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Education in America

27 Oct

Public schools are being shut down, the cost of college education is going up, more students are dropping out of high school, teachers are still underpaid, and everyone is looking for someone to blame! Who is really failing our students? Is it the parents, teachers, The Department of Education, or are the students simply failing themselves? Some say the schools aren’t well funded, the students aren’t motivated, the teachers don’t care, etc.

“In the past two years, Detroit has closed 59 schools and cut 30 percent of the school system’s workforce. But the district is still staring at a deficit of more than $300 million, and thousands of students continue to flee every year.”

–Hulett, Sarah “Detroit’s Education Rehab: Are Charter’s A Solution?” NPR, May 11, 2011. Online. Available: http://www.npr.org/2011/05/11/136206552/detroits-education-rehab-are-charters-a-solution October 27, 2011.

The vacant Sherrard School is seen in Detroit on Monday, Dec. 7, 2009. (AP Photo/Patricia Beck, Detroit Free Press)

After conducting research I found that students who choose to attend in state public colleges for undergraduate degrees can pay up to $10,000 for books, tuition and fees. Throw in room & board and it totals up to $17,000 or more! Out of state students can pay up to $37,400 or more. Those who choose to attend private colleges for undergraduate degrees can look to pay around $35,000 or more and thats just for tuition. Add the cost of books, fees, room & board and you’re looking at about $53,600 or more.

Classrooms are overcrowded and with only one teacher how can they meet the needs of each individual student?! Utah has more students per class than any other state in America.

“Students in overcrowded schools pay less attention, achieve less, and experience more violence. Overcrowded schools are more likely to have inadequate or substandard electrical and lighting systems, safety features, heating, ventilation and air conditioning systems, floors and foundations.”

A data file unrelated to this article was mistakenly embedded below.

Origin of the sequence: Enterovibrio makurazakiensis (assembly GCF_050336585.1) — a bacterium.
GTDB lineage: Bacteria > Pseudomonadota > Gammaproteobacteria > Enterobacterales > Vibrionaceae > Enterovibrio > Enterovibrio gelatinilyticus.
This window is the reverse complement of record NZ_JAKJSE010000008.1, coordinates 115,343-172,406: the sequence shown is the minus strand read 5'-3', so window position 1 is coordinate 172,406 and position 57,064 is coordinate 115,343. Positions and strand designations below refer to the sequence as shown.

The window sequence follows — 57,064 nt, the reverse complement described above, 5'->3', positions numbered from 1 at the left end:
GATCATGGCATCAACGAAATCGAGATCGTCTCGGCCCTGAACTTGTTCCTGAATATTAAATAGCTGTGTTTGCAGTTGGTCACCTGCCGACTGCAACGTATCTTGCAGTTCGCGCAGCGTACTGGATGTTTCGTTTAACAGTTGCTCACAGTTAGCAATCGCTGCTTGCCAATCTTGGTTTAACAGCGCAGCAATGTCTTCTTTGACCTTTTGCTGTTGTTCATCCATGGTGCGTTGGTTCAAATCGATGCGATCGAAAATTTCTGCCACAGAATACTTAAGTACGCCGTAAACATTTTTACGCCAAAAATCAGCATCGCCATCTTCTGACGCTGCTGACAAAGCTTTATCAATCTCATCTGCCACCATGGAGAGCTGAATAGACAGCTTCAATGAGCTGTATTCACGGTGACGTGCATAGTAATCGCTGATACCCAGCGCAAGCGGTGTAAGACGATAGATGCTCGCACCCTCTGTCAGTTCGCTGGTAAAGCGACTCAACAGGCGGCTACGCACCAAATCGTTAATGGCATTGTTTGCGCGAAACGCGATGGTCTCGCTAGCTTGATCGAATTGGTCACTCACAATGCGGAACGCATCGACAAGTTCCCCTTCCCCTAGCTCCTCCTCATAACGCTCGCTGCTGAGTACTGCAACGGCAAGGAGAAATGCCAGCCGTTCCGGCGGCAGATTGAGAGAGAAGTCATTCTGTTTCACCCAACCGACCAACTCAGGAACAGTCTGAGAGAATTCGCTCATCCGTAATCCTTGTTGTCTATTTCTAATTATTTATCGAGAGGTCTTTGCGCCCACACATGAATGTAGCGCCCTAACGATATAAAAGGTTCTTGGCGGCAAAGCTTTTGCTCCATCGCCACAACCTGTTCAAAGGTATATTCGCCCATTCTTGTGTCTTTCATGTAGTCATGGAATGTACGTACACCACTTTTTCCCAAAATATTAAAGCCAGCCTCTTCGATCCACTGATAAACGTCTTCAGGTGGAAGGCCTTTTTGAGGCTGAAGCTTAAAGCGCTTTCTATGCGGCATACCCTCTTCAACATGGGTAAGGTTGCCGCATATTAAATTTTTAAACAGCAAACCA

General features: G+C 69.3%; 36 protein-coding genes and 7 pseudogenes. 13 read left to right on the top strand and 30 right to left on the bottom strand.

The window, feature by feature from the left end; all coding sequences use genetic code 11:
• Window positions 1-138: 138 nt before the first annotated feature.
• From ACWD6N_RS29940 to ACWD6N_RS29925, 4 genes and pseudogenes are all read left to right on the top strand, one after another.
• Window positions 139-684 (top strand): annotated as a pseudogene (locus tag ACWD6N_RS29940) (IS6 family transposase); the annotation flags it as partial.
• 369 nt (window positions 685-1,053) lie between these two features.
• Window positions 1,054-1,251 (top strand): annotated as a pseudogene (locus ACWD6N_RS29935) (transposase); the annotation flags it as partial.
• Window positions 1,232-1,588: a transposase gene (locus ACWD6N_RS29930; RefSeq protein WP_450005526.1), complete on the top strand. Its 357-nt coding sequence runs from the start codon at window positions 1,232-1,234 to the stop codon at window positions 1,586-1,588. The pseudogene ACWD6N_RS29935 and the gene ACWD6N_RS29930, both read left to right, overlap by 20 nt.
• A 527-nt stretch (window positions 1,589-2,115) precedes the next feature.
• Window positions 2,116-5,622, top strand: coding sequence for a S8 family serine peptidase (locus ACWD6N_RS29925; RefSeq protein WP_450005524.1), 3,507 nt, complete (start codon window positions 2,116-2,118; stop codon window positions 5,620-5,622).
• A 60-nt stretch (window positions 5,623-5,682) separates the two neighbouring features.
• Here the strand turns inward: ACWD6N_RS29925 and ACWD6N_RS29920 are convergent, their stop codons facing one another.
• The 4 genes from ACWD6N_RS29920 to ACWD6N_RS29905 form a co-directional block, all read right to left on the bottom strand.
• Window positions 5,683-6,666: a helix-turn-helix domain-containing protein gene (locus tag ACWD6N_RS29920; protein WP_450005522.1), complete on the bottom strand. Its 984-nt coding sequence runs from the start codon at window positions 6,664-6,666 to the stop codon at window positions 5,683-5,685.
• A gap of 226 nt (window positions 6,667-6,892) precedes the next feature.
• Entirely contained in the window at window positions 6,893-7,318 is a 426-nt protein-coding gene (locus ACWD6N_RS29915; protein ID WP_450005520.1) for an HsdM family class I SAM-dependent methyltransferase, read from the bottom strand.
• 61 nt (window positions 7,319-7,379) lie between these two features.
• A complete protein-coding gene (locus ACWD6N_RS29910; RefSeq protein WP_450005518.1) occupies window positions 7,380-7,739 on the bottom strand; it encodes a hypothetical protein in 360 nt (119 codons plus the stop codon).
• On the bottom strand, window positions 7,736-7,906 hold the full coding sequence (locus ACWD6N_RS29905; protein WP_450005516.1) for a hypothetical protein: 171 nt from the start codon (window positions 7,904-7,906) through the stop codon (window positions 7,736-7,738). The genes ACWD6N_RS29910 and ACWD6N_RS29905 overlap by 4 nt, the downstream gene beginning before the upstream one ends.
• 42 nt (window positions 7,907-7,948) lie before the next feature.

–“OVERCROWDING In California’s Schools: An Epidemic that is Getting Worse!” The Crisis Online. Available: http://justschools.gseis.ucla.edu/crisis/overcrowding/index.html October 27, 2011.

High school dropouts are not eligible for 90 percent of the jobs in the economy! Less than 1% of people with a GED can join the military unless they receive 15 college credits. 3 out of 4 high school graduates are not even prepared for college academically.

“Since 1983, more than 10 million Americans reached the 12th grade without having learned to read at a basic level. In the same period, more than 6 million Americans dropped out of high school altogether. 54 percent of all teachers have limited English proficient (LEP) students in their classrooms, yet only one-fifth of teachers feel very prepared to serve them. More than three out of four of those on welfare, 85% of unwed mothers and 68% of those arrested are illiterate.”

–“Reading, Literacy & Education Statistics.” The Literacy Company. Online. Available: http://www.readfaster.com/education_stats.asp October27, 2011.

The United States spends more money on education than most other countries, yet countries like Norway and Japan beat the U.S. in subjects like Math and Science.

Right now, says Gina Burkhardt, CEO of nonprofit Learning Point Associates, the U.S. Department of Education spends just 0.1% of its budget on research and development. “How do you develop new tools in education when there’s no money to make that happen?” she asks.

The bottom line is this; everyone needs to make themselves aware of this crisis and research needs to be done to figure out a way to fix it. People must do their part to educate and help all students, children and adults, to achieve academic success!


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